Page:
On Wednesday, the House of Representatives passed HR 761, the poorly titled National Strategic and Critical Minerals Production Act of 2013. Every member of the House Majority voted for it joined by fourteen House Democrats.
Smoke and Mirrors
Divorcing policy substance from pretext, HR 761 is not at all about so-called strategic minerals. The bill is about limiting community consent and shortcutting environmental protections. It does so by subverting the time-tested outreach and environmental review process outlined in the National Environmental Policy Act (NEPA). For more than forty years, NEPA has for everyone involved- regulators, miners, concerned citizens, and investors- a predictable process that provides market certainty, stakeholder participation, transparency and the consideration of alternatives.
Why the Delay?
Effectively ending NEPA is not the only problem with this bill. HR 761 sets an arbitrary deadline of 30 months to issue permits. Of course, the Federal Government, on average, only takes around 36 months anyway, very close to the window HR 761 mandates. Any excess delay occurs for two reasons. First, NEPA has caught on, and many states have instituted similar processes to protect their own citizens. Despite any beef the House Majority may have with the Feds, how states permit mines is not part of their agenda.
The mining industry itself creates most delays in permitting by dragging their feet. Sometimes this happens for perfectly legitimate reasons. Maybe a mining company decides to place the tailings pile in one location instead of another. Or they may change their minds about precisely where or how much to dig. Or maybe the price of the target mineral goes up or down. Each time mining permit applicants change their minds about a plan of operations, they need to update the regulator. Some of these decisions are extremely complicated requiring sophisticated and time consuming scientific, engineering, or other technical expertise. Performing this analysis completely and accurately accounts for most delays.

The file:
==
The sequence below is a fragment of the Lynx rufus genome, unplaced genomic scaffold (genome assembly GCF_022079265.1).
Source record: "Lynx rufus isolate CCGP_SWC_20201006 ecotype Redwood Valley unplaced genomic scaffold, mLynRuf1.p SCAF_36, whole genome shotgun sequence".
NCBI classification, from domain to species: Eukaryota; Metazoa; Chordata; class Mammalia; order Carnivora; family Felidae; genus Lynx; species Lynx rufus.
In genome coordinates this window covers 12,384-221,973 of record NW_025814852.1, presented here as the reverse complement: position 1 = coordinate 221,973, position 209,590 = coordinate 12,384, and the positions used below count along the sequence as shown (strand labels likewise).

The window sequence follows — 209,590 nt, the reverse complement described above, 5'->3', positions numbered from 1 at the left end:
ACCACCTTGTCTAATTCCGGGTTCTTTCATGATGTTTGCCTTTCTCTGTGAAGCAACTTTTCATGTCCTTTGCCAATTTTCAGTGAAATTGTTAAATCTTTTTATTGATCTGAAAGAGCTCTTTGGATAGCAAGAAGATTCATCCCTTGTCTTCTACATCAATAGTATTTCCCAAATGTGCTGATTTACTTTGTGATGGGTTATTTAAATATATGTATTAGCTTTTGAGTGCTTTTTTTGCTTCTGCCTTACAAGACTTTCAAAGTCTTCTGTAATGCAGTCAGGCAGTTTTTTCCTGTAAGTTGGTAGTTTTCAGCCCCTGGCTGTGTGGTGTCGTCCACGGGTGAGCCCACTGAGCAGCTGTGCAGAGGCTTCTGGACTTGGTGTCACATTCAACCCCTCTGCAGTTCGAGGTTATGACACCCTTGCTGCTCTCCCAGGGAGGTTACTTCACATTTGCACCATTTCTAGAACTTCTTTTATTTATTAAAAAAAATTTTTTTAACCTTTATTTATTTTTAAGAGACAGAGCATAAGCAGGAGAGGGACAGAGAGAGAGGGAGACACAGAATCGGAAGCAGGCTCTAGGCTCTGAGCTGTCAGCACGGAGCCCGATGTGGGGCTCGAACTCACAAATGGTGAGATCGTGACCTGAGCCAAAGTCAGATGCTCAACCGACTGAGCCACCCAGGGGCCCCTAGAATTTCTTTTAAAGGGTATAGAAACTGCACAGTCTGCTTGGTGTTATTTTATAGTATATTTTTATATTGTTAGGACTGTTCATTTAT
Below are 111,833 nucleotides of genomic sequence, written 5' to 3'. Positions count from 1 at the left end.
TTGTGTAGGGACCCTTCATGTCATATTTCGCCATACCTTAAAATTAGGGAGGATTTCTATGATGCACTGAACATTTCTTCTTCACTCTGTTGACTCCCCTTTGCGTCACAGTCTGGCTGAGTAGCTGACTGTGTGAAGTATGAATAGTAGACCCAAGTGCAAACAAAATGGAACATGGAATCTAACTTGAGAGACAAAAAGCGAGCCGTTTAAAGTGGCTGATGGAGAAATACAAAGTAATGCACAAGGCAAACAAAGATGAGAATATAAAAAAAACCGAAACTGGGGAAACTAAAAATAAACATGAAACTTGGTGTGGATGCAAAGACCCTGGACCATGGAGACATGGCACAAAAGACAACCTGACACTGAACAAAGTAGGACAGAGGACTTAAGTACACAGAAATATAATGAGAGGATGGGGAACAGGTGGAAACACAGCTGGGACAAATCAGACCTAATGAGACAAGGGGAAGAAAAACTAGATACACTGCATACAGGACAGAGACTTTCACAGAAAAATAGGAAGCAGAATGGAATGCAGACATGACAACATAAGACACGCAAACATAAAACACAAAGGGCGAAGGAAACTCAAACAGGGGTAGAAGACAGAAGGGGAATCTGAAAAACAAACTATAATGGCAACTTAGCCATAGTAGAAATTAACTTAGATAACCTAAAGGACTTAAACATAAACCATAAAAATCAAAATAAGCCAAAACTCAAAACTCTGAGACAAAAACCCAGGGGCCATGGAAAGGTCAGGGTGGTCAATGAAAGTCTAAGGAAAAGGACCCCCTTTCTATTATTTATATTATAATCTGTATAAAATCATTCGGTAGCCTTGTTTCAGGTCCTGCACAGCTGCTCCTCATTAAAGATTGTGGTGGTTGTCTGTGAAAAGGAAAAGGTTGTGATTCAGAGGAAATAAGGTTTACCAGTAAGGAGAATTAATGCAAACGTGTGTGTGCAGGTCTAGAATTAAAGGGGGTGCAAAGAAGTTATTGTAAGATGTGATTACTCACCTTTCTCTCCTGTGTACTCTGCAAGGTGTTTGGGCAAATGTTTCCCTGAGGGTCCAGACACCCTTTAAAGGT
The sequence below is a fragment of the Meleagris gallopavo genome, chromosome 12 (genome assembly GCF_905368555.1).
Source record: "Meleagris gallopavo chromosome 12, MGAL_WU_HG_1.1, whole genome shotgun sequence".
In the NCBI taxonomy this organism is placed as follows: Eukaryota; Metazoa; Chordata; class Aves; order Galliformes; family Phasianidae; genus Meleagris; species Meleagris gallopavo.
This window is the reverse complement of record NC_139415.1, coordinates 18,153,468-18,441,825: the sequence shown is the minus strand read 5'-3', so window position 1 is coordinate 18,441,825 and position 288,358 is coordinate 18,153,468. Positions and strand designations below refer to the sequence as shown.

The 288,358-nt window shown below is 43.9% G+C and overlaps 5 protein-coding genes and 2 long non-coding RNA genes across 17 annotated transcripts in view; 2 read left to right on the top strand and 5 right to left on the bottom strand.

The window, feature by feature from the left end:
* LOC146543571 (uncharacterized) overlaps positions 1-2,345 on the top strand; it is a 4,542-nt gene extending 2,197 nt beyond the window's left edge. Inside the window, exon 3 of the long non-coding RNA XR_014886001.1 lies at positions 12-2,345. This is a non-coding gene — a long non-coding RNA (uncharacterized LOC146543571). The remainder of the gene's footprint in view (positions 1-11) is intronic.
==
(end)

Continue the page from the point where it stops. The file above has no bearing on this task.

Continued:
When Does a Mineral Become Critical?
Dwarfing this misdiagnosis in permit delay is the sheer breadth of HR 761’s application. Defining strategic and critical minerals as just about anything dug out of the ground fails to distinguish the so-called rare earth elements from ordinary sand and gravel. Calling critical anything extracted for national defense, energy production, health care, or domestic infrastructure distracts from serious consideration of policies that could really address our nation’s mineral needs. So even if a natural disaster creates a premium for certain building materials, this does not mean the country has a choke in the gravel supply chain. We’re not running out of sand. Neither is there suddenly an earring shortage in this country.
Fortunately, HR 761 is not likely to become law. The Senate refused to consider similar legislation last year and the Obama Administration issued a statement opposing it. What has changed since last year is that the level of support for this bill has dropped slightly. Everyone benefits from a workable and efficient process that seeks community involvement. NEPA accomplishes this already. Strengthening community involvement, researching alternatives, and reforming the 1872 Mining Law (HR 2467) will ensure we never run low on our irreplaceable natural and mineral resources.